In collaboration with the Arizona Diabetes Association, we are planning awareness events about the importance of early screening. Pre-diabetes and diabetes self-management education (DSME) is another area of focus, as is education for providers and prescribers. We’re hosting four CME-eligible seminars across the state of Arizona for providers and prescribers to learn about the latest clinical care and treatment options for diabetes.

Mobilize AZ also encompasses a technology-driven virtual diabetes clinic to help people improve their A1c and overall health, better manage their medications, track food and activity, and learn diabetes self-management strategies.

The power of community

As a physician and former health commissioner, I know firsthand the power of a community coming together to tackle tough health issues. I am confident that, through community and the collaboration among patients, physicians, employers, and insurers, we will make Arizona healthier.

Visit to learn more, get involved, and apply for grants.


Woodrow A. Myers Jr., M.D., M.B.A.

Chief Medical Officer and Chief Healthcare Strategist

Dr. Woodrow Myers serves as the chief medical officer (CMO) and Chief Healthcare Strategist for Blue Cross Blue Shield of Arizona (BCBSAZ), the state’s largest locally owned insurer.

In addition to providing clinical leadership for the company, Dr. Myers directs strategic healthcare innovations and provider partnerships.

He is passionate about working with Arizona’s healthcare community and state regulators to develop ways to improve access to quality, affordable care for all Arizonans.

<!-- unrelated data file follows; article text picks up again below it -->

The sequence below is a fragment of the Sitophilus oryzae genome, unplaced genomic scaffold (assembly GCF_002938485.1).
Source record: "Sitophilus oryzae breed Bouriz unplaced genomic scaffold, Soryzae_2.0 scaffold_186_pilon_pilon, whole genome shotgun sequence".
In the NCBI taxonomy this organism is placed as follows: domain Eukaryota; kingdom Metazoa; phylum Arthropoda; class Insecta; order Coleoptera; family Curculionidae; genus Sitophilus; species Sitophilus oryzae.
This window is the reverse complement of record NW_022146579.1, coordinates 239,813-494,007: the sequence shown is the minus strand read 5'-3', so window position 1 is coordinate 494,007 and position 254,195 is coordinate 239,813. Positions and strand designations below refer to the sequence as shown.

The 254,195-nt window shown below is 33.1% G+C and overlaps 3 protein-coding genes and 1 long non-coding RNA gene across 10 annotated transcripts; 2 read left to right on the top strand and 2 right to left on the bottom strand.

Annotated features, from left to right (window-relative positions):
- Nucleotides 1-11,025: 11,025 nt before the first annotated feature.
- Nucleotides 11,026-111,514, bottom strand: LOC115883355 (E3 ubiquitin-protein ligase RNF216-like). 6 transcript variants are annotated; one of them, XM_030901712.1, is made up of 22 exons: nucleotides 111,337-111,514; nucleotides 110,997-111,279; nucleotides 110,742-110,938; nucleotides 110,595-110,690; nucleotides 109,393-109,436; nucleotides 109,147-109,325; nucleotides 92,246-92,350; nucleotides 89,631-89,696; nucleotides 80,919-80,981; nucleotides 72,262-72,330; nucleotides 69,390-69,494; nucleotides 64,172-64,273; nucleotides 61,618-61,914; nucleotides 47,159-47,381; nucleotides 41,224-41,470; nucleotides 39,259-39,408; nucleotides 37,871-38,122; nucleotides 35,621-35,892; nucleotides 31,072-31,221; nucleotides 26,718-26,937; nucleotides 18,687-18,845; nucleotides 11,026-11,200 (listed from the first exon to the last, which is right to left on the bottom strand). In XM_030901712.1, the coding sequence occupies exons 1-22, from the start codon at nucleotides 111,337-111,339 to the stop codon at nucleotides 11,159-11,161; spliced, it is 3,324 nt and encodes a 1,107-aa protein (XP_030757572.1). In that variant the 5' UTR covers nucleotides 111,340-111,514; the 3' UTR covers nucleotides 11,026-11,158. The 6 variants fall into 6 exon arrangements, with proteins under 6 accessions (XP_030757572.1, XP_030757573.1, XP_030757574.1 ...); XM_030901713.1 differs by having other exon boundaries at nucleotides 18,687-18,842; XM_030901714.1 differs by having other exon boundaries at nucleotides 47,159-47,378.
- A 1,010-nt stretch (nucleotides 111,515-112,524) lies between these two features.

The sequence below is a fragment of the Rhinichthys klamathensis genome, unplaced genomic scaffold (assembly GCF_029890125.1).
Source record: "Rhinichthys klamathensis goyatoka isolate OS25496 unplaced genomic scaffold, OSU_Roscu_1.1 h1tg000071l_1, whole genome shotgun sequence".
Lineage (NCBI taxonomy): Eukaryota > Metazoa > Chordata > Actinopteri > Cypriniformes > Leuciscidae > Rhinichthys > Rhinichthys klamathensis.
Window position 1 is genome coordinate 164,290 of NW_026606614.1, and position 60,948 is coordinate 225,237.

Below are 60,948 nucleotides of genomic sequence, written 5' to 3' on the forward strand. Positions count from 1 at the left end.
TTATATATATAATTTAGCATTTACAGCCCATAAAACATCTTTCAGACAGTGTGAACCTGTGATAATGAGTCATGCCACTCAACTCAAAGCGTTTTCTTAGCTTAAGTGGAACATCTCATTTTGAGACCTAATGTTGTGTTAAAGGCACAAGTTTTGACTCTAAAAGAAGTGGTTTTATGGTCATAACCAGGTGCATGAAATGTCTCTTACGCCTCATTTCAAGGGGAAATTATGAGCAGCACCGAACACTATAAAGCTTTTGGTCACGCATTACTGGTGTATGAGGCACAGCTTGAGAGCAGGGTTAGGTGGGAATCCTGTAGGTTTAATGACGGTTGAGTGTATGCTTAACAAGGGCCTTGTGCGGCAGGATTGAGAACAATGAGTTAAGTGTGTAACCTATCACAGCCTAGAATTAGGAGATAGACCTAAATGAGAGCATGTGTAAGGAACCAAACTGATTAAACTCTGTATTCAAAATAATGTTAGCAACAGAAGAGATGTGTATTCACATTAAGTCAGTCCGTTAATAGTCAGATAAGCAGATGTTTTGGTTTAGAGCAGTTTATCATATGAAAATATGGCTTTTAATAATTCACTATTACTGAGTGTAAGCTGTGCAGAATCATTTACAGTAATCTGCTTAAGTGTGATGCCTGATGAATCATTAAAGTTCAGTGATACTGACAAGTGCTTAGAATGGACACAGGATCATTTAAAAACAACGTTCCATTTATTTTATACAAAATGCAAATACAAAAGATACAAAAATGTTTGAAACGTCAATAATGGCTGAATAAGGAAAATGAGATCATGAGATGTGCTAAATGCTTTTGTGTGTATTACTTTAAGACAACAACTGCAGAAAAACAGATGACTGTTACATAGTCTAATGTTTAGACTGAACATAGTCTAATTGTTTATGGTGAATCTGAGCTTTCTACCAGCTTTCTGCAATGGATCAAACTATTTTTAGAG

Dr. Myers is nationally recognized for his involvement in quality initiatives for patient care and health management programs. Most notably, he has held the roles of: executive vice president and CMO at Anthem, director of healthcare management at the Ford Motor Company, and health commissioner for both the state of Indiana and New York City.

His past teaching positions include assistant professor of medicine at Cornell Medical College and assistant professor of medicine at the University of California, San Francisco. He is a former adjunct associate professor of medicine at the University of Michigan School of Medicine and former clinical associate professor of medicine at both Wayne State University School of Medicine and Indiana University School of Medicine.

He is a member of the Institute of Medicine and the National Academy of Sciences, and a Master of the American College of Physicians.

Dr. Myers has earned numerous medical and community service awards, such as the National Medical Fellowships Distinguished Alumni Award, the Outstanding Service Award from the National Medical Association, and the U.S. Public Health Service Award, presented by former U.S. Surgeon General C. Everett Koop. He has also published extensively on public health issues.

In addition to a Doctor of Medicine degree from Harvard Medical School, Dr. Myers earned Master of Business Administration and Bachelor of Science degrees from Stanford University. He is a former Robert Wood Johnson Foundation Clinical Scholar.